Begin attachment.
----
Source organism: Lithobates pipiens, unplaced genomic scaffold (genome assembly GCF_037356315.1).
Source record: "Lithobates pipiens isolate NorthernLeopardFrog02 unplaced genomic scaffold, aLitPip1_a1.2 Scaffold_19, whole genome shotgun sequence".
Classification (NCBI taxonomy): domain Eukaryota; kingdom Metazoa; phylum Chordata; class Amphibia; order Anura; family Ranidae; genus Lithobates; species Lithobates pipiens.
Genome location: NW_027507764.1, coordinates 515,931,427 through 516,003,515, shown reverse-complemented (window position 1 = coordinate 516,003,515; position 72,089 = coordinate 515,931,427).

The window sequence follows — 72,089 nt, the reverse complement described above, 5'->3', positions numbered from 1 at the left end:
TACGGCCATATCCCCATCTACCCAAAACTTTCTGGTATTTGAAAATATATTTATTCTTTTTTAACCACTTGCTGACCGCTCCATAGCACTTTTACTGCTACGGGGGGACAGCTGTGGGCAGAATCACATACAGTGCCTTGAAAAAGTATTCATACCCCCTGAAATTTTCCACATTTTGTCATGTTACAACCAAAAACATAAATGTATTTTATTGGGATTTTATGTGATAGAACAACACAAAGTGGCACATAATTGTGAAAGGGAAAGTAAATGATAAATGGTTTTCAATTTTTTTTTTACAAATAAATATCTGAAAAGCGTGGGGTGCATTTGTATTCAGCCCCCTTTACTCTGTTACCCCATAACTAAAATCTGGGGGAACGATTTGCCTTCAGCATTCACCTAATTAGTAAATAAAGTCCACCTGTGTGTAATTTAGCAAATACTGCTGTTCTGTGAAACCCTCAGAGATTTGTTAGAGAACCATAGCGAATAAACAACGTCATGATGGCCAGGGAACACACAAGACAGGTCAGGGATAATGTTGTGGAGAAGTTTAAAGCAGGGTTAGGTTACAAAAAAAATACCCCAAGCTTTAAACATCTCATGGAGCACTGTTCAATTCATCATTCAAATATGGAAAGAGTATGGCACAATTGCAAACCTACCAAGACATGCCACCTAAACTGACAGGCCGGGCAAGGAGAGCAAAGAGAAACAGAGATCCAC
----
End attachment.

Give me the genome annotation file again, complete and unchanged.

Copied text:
Source organism: Lithobates pipiens, unplaced genomic scaffold (genome assembly GCF_037356315.1).
Source record: "Lithobates pipiens isolate NorthernLeopardFrog02 unplaced genomic scaffold, aLitPip1_a1.2 Scaffold_19, whole genome shotgun sequence".
Classification (NCBI taxonomy): domain Eukaryota; kingdom Metazoa; phylum Chordata; class Amphibia; order Anura; family Ranidae; genus Lithobates; species Lithobates pipiens.
Genome location: NW_027507764.1, coordinates 515,931,427 through 516,003,515, shown reverse-complemented (window position 1 = coordinate 516,003,515; position 72,089 = coordinate 515,931,427).

The window sequence follows — 72,089 nt, the reverse complement described above, 5'->3', positions numbered from 1 at the left end:
TACGGCCATATCCCCATCTACCCAAAACTTTCTGGTATTTGAAAATATATTTATTCTTTTTTAACCACTTGCTGACCGCTCCATAGCACTTTTACTGCTACGGGGGGACAGCTGTGGGCAGAATCACATACAGTGCCTTGAAAAAGTATTCATACCCCCTGAAATTTTCCACATTTTGTCATGTTACAACCAAAAACATAAATGTATTTTATTGGGATTTTATGTGATAGAACAACACAAAGTGGCACATAATTGTGAAAGGGAAAGTAAATGATAAATGGTTTTCAATTTTTTTTTTACAAATAAATATCTGAAAAGCGTGGGGTGCATTTGTATTCAGCCCCCTTTACTCTGTTACCCCATAACTAAAATCTGGGGGAACGATTTGCCTTCAGCATTCACCTAATTAGTAAATAAAGTCCACCTGTGTGTAATTTAGCAAATACTGCTGTTCTGTGAAACCCTCAGAGATTTGTTAGAGAACCATAGCGAATAAACAACGTCATGATGGCCAGGGAACACACAAGACAGGTCAGGGATAATGTTGTGGAGAAGTTTAAAGCAGGGTTAGGTTACAAAAAAAATACCCCAAGCTTTAAACATCTCATGGAGCACTGTTCAATTCATCATTCAAATATGGAAAGAGTATGGCACAATTGCAAACCTACCAAGACATGCCACCTAAACTGACAGGCCGGGCAAGGAGAGCAAAGAGAAACAGAGATCCAC